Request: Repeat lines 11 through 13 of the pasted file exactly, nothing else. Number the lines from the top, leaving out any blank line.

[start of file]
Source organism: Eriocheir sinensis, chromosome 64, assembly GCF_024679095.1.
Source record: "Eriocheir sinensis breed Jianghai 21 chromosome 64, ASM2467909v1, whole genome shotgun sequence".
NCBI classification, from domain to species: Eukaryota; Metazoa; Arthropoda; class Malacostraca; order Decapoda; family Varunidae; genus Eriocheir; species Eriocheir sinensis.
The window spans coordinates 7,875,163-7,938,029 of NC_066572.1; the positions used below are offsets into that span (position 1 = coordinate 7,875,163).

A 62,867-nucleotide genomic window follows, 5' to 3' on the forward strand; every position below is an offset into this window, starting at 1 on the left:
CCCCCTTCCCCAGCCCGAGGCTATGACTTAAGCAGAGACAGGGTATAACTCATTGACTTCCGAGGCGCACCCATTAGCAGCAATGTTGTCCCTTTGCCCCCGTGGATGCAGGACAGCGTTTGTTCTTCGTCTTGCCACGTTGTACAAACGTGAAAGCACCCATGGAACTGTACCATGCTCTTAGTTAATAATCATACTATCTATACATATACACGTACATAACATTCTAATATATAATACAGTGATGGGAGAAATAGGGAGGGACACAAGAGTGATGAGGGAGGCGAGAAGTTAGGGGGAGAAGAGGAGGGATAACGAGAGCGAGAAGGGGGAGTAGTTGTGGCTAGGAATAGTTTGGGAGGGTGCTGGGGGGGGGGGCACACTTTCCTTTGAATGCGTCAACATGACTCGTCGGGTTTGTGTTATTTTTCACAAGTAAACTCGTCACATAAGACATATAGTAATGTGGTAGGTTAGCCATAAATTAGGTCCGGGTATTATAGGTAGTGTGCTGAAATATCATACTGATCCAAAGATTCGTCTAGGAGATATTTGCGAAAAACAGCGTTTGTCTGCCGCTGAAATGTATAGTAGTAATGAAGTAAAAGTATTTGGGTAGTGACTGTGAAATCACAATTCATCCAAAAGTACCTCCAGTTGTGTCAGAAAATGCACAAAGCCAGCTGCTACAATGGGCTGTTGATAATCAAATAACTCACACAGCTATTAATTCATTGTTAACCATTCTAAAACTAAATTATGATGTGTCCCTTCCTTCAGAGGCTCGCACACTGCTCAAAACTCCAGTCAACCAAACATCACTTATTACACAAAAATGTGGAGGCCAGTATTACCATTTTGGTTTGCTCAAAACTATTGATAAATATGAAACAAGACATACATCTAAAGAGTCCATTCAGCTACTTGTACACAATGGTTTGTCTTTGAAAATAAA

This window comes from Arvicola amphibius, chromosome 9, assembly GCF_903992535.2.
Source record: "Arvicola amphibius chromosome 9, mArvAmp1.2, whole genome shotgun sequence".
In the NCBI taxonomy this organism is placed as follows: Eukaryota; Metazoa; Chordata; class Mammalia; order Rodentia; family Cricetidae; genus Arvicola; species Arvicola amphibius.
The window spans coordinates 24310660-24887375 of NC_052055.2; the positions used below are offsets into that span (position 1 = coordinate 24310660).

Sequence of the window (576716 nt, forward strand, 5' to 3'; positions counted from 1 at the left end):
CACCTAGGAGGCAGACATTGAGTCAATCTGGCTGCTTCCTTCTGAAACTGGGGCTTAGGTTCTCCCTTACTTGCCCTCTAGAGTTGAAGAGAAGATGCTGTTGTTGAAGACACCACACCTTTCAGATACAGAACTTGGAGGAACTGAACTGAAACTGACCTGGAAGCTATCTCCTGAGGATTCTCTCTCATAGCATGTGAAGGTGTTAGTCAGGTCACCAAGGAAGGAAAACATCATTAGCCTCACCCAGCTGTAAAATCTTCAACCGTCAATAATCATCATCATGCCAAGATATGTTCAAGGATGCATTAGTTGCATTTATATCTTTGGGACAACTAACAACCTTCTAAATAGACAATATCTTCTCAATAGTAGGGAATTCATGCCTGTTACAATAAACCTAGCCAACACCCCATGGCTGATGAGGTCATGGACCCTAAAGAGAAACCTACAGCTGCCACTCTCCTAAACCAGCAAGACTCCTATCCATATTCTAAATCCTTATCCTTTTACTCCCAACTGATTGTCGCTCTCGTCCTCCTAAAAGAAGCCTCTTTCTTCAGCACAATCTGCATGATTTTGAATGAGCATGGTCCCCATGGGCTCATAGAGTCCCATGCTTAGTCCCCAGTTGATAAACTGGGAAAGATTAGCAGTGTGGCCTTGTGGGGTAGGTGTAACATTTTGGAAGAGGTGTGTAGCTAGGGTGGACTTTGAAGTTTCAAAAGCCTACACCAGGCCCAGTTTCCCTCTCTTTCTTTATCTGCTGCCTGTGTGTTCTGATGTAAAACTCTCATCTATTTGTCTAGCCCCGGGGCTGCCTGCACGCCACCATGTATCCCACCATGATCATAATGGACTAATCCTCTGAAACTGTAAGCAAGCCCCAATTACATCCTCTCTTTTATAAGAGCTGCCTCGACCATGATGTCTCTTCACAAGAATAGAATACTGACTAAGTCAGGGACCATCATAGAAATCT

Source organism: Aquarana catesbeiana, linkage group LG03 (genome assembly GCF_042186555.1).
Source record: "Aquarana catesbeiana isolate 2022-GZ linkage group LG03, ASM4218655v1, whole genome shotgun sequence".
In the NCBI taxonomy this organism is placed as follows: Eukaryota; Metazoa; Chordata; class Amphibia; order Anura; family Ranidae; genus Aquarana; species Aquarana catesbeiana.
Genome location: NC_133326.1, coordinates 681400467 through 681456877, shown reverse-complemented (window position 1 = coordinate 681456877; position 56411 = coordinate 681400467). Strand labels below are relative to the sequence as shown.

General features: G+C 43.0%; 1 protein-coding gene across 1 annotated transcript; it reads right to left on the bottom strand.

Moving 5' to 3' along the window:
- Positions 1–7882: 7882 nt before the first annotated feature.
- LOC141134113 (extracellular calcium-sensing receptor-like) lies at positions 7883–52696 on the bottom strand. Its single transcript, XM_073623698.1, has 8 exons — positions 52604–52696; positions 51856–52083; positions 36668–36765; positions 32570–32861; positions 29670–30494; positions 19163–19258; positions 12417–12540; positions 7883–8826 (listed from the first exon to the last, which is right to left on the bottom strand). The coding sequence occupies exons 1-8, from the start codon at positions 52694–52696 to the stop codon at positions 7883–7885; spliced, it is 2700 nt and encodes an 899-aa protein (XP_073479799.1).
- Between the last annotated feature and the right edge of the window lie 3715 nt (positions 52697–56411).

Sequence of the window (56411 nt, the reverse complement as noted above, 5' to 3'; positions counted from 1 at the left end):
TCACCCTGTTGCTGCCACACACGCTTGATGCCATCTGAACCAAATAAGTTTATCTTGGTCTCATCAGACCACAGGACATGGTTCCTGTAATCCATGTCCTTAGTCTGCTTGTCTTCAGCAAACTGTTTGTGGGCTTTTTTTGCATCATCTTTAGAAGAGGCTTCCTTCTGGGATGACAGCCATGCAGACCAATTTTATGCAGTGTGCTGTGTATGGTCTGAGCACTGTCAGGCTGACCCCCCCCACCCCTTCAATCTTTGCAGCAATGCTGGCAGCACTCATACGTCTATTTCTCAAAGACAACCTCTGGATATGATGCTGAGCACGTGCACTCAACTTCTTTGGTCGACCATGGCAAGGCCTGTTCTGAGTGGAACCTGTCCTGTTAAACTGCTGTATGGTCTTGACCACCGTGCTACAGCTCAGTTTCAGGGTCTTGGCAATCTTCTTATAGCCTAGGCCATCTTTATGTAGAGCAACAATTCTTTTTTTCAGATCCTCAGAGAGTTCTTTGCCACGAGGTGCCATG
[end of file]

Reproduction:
Sequence of the window (576716 nt, forward strand, 5' to 3'; positions counted from 1 at the left end):
CACCTAGGAGGCAGACATTGAGTCAATCTGGCTGCTTCCTTCTGAAACTGGGGCTTAGGTTCTCCCTTACTTGCCCTCTAGAGTTGAAGAGAAGATGCTGTTGTTGAAGACACCACACCTTTCAGATACAGAACTTGGAGGAACTGAACTGAAACTGACCTGGAAGCTATCTCCTGAGGATTCTCTCTCATAGCATGTGAAGGTGTTAGTCAGGTCACCAAGGAAGGAAAACATCATTAGCCTCACCCAGCTGTAAAATCTTCAACCGTCAATAATCATCATCATGCCAAGATATGTTCAAGGATGCATTAGTTGCATTTATATCTTTGGGACAACTAACAACCTTCTAAATAGACAATATCTTCTCAATAGTAGGGAATTCATGCCTGTTACAATAAACCTAGCCAACACCCCATGGCTGATGAGGTCATGGACCCTAAAGAGAAACCTACAGCTGCCACTCTCCTAAACCAGCAAGACTCCTATCCATATTCTAAATCCTTATCCTTTTACTCCCAACTGATTGTCGCTCTCGTCCTCCTAAAAGAAGCCTCTTTCTTCAGCACAATCTGCATGATTTTGAATGAGCATGGTCCCCATGGGCTCATAGAGTCCCATGCTTAGTCCCCAGTTGATAAACTGGGAAAGATTAGCAGTGTGGCCTTGTGGGGTAGGTGTAACATTTTGGAAGAGGTGTGTAGCTAGGGTGGACTTTGAAGTTTCAAAAGCCTACACCAGGCCCAGTTTCCCTCTCTTTCTTTATCTGCTGCCTGTGTGTTCTGATGTAAAACTCTCATCTATTTGTCTAGCCCCGGGGCTGCCTGCACGCCACCATGTATCCCACCATGATCATAATGGACTAATCCTCTGAAACTGTAAGCAAGCCCCAATTACATCCTCTCTTTTATAAGAGCTGCCTCGACCATGATGTCTCTTCACAAGAATAGAATACTGACTAAGTCAGGGACCATCATAGAAATCT

Source organism: Aquarana catesbeiana, linkage group LG03 (genome assembly GCF_042186555.1).